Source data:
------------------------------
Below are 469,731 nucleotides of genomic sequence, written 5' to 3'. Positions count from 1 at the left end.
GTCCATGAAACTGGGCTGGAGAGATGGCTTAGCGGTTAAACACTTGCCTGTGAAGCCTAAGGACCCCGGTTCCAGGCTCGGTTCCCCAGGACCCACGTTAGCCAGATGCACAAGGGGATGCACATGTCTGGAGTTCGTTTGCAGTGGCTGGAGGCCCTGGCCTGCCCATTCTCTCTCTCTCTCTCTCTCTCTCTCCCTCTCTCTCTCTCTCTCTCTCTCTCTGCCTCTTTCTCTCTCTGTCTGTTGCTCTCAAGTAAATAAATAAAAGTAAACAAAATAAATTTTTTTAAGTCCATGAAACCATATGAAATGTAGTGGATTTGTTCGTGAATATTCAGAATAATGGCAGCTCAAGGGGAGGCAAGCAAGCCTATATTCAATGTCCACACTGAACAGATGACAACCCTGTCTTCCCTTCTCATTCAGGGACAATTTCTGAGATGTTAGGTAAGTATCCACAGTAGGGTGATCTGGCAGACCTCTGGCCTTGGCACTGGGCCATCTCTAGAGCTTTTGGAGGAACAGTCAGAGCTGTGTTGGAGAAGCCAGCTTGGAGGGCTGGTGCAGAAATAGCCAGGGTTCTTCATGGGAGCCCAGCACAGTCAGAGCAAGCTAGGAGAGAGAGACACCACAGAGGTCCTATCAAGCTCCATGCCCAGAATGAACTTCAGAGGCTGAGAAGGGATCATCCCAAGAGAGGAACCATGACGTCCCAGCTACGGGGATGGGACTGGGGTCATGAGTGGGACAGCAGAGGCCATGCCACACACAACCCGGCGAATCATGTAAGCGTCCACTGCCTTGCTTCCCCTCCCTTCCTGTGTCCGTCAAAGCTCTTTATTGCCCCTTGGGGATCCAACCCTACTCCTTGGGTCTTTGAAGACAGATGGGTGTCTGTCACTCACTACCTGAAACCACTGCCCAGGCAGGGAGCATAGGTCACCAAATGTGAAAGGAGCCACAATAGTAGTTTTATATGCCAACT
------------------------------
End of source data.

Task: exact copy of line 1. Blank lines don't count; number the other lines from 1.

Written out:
Below are 469,731 nucleotides of genomic sequence, written 5' to 3'. Positions count from 1 at the left end.